We just got word that my cousin from Chicago just passed away. Bruce Matsunaga died at 76 years of age. Interestingly to me, he was the first Sansei in the Matsunaga clan (approximately 12-15) to die. In some ways, he was one of the lucky ones, i.e., passing quickly of a heart attack while playing his favorite sport, golf, on a beautiful day.
Did you know that only a minority of people transition from being fully independent to deceased, with no intervening period of needing assistance? In other words, “Only the good die young.” The rest of us will eventually need some form of assistance and care, especially if we live into our 80s, 90s or beyond.
Sometimes, the care required is fairly simple, e.g., a little help with transportation or arranging for some assistance with shopping or household chores. But in other cases, more care is required, e.g., housecleaning, meal preparation, laundry, grocery shopping and personal care services (such as bowel and bladder care, bathing, grooming).
Helping an older parent is rewarding but can easily become a source of chronic stress. Quite often, family caregivers find themselves having to take on quite a lot. Because family caregivers are often busy, they can easily neglect their own needs and well-being, which can jeopardize their own health and also affect their ability to care for and connect with their older parent.
You, the caregiver, desperately need some help and regular breaks. However, many times the senior refuses. Your senior might see strangers coming into their home as a waste of money, an insult to their abilities or an invasion of privacy. Fortunately, there are ways to make this transition easier.
Family Caregiver Alliance gives some helpful tips on how to make in-home care more acceptable, even if your older adult initially said no. The following are highlights of key points from an article titled “Introducing In-Home Care When Your Loved One Says ‘No’”:
- Start gradually.
Begin by having the aide come only a couple of hours each week, then add hours as your loved one builds a relationship with the helper. If you feel comfortable with the attendant running errands or preparing meals that can be brought to the house, you can start with those services, which can be done outside the home.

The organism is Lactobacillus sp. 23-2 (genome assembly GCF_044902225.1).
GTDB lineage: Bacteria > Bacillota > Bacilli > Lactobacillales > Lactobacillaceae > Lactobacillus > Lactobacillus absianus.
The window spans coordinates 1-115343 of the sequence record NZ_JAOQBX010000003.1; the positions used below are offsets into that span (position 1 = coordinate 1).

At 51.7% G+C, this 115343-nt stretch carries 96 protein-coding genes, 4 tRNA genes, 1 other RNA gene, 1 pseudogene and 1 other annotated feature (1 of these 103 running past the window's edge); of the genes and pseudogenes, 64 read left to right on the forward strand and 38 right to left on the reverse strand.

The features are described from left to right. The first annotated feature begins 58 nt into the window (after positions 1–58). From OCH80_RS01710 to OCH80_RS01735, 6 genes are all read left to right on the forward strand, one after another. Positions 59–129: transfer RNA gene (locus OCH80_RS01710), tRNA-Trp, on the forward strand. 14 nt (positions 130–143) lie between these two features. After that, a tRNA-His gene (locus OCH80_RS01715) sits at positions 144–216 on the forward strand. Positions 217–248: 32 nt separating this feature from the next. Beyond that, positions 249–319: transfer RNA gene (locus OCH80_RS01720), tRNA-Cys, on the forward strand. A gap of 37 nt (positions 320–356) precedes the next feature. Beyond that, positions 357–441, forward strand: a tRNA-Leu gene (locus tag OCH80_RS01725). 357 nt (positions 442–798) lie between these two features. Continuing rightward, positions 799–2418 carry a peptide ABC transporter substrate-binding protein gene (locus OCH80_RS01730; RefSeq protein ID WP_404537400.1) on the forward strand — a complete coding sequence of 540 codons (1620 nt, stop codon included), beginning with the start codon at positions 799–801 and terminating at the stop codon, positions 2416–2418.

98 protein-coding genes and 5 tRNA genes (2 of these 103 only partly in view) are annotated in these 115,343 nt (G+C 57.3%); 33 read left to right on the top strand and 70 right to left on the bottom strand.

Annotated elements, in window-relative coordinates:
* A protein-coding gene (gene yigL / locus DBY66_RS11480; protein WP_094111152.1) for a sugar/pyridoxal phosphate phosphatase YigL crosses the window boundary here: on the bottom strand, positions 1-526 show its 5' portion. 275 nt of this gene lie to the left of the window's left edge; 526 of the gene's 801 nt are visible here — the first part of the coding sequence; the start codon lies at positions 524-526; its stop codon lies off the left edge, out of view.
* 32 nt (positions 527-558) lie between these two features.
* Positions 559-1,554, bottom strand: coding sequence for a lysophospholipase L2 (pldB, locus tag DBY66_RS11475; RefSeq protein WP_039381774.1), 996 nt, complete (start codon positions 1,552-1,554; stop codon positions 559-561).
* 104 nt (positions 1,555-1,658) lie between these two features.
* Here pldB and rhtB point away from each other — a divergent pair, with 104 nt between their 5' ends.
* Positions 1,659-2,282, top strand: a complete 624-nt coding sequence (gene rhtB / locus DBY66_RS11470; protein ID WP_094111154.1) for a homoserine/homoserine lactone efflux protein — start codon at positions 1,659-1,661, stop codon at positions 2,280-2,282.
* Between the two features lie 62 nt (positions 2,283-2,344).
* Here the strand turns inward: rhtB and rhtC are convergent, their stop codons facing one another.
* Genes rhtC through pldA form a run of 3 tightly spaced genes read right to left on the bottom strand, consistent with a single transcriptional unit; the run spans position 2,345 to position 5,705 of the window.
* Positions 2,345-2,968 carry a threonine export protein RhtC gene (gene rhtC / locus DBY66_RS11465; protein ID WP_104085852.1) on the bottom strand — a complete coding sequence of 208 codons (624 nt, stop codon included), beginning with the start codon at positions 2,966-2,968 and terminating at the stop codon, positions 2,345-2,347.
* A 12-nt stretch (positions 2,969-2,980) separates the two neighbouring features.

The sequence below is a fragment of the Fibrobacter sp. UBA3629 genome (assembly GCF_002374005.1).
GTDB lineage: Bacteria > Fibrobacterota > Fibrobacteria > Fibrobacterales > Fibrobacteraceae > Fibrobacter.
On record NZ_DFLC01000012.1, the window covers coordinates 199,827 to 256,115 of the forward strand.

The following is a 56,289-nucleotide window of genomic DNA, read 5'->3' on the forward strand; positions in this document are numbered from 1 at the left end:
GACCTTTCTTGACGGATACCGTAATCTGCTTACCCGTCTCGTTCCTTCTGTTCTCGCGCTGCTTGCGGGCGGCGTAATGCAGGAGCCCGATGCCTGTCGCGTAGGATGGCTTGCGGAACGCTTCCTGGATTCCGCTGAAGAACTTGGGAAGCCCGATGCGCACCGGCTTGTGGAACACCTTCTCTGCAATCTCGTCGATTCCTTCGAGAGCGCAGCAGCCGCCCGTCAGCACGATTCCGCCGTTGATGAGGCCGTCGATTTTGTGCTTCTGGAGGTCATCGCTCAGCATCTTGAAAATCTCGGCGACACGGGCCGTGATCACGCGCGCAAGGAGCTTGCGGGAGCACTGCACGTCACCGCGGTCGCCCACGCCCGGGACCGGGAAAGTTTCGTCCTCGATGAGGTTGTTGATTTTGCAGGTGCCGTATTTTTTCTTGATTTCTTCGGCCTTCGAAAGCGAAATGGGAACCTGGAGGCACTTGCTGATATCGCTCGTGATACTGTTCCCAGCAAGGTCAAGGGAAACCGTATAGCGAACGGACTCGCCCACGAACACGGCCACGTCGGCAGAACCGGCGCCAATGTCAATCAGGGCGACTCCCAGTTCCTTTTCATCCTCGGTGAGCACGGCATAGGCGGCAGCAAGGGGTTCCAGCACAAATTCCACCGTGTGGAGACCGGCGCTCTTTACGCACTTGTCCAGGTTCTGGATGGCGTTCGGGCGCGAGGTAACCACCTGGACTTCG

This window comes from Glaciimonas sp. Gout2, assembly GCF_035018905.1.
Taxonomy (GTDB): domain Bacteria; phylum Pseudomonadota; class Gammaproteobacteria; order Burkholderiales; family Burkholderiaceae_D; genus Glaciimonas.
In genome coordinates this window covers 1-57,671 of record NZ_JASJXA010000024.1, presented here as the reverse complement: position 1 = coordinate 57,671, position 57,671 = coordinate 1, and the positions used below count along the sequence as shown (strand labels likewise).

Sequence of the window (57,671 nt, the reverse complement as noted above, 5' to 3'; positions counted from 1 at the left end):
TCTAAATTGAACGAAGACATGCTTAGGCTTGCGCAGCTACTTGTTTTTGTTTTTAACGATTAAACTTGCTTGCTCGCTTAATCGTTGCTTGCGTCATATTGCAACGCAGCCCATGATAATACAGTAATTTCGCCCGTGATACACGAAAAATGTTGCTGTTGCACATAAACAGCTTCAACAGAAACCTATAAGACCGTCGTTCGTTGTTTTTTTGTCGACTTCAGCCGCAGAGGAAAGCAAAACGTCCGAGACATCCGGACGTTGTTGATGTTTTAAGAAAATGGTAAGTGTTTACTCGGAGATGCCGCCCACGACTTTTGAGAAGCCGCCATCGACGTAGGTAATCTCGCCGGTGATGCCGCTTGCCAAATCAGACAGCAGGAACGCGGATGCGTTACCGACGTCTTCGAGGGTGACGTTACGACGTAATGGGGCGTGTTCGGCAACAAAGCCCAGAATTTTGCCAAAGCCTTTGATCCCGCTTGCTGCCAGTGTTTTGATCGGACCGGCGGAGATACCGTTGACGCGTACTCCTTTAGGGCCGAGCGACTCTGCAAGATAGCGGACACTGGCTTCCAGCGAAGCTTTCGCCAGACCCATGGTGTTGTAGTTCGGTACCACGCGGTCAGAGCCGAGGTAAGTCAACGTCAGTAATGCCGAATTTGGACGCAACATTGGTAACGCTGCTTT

- Listen to your loved one’s fears and reasons for not wanting in-home care.
Express your understanding of those feelings. If possible, get your loved one involved in choosing the aide. He or she will feel more invested and comfortable with the decision.
- This is for me. I know you don’t need help.”
Expressing the need as yours, rather than your loved ones, helps maintain his/her sense of dignity and independence. You can also add that having someone stay at home allows you not to worry while you are gone. Make it clear that you will be coming back.
- “This is prescribed by the doctor.”
Doctors are often seen as authority figures, and your loved one may be more willing to accept help if they feel that they are required to do so.
- “I need someone to help clean.”
Even if this is not the real reason, often people will allow someone in to clean when they “don’t need” care for themselves.
- “This is a free service.”
This strategy may work if other family members are paying for the home care or if it is, in fact, provided without charge. Your loved one may be more open to using the service since she does not feel that she is spending money for it.